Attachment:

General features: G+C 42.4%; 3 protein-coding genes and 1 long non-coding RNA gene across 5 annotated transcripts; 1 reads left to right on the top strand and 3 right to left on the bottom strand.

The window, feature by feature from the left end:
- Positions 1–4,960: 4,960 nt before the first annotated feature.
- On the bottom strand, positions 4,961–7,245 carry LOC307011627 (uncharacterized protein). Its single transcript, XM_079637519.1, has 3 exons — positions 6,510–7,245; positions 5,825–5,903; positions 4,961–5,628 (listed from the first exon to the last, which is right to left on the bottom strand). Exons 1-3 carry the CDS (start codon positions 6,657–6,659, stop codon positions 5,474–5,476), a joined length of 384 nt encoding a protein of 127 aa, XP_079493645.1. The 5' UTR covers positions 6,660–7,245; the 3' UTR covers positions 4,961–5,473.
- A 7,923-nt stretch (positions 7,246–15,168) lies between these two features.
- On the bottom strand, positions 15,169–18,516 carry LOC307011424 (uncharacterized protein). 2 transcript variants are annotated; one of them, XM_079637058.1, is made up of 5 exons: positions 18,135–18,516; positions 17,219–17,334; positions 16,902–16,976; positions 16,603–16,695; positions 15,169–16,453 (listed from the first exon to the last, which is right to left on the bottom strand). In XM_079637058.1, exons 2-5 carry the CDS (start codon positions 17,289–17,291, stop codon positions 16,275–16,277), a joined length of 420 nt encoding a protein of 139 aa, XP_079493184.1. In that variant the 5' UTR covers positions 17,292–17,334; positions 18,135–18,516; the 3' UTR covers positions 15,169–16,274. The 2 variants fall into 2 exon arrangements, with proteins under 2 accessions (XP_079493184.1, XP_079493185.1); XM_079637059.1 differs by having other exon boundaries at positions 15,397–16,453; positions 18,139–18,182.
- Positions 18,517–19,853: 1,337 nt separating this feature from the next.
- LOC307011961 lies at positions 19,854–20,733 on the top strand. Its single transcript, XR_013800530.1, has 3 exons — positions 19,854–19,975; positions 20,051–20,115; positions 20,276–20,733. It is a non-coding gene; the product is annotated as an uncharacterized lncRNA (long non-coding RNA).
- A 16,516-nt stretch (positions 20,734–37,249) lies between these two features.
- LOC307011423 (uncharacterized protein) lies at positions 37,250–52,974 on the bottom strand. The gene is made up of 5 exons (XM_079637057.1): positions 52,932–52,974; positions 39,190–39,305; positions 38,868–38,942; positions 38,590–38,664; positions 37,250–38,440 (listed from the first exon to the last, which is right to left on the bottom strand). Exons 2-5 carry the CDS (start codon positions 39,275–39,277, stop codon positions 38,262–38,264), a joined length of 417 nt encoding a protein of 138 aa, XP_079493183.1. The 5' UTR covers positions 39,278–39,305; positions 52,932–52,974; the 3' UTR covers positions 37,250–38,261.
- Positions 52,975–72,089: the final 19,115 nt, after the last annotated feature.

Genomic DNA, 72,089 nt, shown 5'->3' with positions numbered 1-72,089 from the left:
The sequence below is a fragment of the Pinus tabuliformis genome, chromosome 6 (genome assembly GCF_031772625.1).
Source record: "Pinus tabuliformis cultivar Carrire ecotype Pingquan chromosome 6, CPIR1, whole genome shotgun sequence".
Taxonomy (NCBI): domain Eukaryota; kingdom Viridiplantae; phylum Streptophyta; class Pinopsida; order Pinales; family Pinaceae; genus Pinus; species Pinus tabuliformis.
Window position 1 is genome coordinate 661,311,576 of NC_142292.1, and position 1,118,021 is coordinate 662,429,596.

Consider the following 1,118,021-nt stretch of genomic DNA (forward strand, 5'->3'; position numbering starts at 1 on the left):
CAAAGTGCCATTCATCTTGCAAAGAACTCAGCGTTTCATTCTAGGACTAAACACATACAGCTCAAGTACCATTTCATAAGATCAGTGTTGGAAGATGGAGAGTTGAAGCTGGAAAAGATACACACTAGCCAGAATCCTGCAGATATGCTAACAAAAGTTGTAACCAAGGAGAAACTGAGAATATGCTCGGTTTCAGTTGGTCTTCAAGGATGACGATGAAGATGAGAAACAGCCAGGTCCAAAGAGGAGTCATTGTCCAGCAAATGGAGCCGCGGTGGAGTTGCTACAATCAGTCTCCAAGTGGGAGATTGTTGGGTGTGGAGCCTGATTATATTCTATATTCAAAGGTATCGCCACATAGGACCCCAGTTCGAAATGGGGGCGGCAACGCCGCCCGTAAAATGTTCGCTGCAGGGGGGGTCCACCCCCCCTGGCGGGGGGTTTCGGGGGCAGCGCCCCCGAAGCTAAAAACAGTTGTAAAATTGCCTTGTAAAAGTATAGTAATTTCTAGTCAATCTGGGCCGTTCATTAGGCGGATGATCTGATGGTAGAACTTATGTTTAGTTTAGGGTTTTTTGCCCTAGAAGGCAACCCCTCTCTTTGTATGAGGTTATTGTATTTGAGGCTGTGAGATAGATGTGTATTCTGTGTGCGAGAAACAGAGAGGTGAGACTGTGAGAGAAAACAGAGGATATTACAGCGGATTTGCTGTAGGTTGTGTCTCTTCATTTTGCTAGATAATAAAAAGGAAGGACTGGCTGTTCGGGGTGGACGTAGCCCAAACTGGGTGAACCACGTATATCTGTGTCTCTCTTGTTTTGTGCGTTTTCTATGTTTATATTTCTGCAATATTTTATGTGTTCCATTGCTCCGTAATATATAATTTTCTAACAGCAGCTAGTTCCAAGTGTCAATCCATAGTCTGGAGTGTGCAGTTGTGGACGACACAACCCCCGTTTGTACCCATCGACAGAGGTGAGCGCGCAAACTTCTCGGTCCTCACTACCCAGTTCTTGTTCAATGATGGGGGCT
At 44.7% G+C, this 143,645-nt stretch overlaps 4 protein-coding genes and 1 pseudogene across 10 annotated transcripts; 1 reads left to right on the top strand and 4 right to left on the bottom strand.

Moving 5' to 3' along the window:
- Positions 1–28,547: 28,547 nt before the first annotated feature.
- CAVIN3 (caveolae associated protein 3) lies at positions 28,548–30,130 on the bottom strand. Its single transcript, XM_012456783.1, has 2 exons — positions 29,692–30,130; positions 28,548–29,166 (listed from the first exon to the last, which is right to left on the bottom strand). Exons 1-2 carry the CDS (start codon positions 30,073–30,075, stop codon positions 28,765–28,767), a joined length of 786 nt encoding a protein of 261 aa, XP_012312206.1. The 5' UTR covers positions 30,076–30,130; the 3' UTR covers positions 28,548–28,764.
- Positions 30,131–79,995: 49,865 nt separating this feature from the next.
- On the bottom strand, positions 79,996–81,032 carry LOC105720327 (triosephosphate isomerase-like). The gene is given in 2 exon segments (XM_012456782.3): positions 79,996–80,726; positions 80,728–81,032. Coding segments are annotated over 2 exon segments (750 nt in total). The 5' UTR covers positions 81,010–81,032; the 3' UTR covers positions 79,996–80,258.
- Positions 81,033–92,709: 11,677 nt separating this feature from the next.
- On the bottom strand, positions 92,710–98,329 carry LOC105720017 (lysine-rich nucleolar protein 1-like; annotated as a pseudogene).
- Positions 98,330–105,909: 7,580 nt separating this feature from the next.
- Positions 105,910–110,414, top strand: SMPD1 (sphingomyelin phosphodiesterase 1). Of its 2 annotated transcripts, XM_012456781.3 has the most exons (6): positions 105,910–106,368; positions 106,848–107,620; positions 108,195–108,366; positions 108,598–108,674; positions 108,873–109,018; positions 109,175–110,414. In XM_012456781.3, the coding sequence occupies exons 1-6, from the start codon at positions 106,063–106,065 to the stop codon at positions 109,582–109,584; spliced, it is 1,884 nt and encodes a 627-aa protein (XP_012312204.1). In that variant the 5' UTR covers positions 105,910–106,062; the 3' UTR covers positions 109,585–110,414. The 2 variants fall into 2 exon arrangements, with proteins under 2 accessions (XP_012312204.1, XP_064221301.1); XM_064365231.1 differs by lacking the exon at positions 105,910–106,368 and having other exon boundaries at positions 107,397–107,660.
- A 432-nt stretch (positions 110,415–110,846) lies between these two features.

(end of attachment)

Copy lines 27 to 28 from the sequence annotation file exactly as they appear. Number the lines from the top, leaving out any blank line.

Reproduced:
- Positions 98,330–105,909: 7,580 nt separating this feature from the next.
- Positions 105,910–110,414, top strand: SMPD1 (sphingomyelin phosphodiesterase 1). Of its 2 annotated transcripts, XM_012456781.3 has the most exons (6): positions 105,910–106,368; positions 106,848–107,620; positions 108,195–108,366; positions 108,598–108,674; positions 108,873–109,018; positions 109,175–110,414. In XM_012456781.3, the coding sequence occupies exons 1-6, from the start codon at positions 106,063–106,065 to the stop codon at positions 109,582–109,584; spliced, it is 1,884 nt and encodes a 627-aa protein (XP_012312204.1). In that variant the 5' UTR covers positions 105,910–106,062; the 3' UTR covers positions 109,585–110,414. The 2 variants fall into 2 exon arrangements, with proteins under 2 accessions (XP_012312204.1, XP_064221301.1); XM_064365231.1 differs by lacking the exon at positions 105,910–106,368 and having other exon boundaries at positions 107,397–107,660.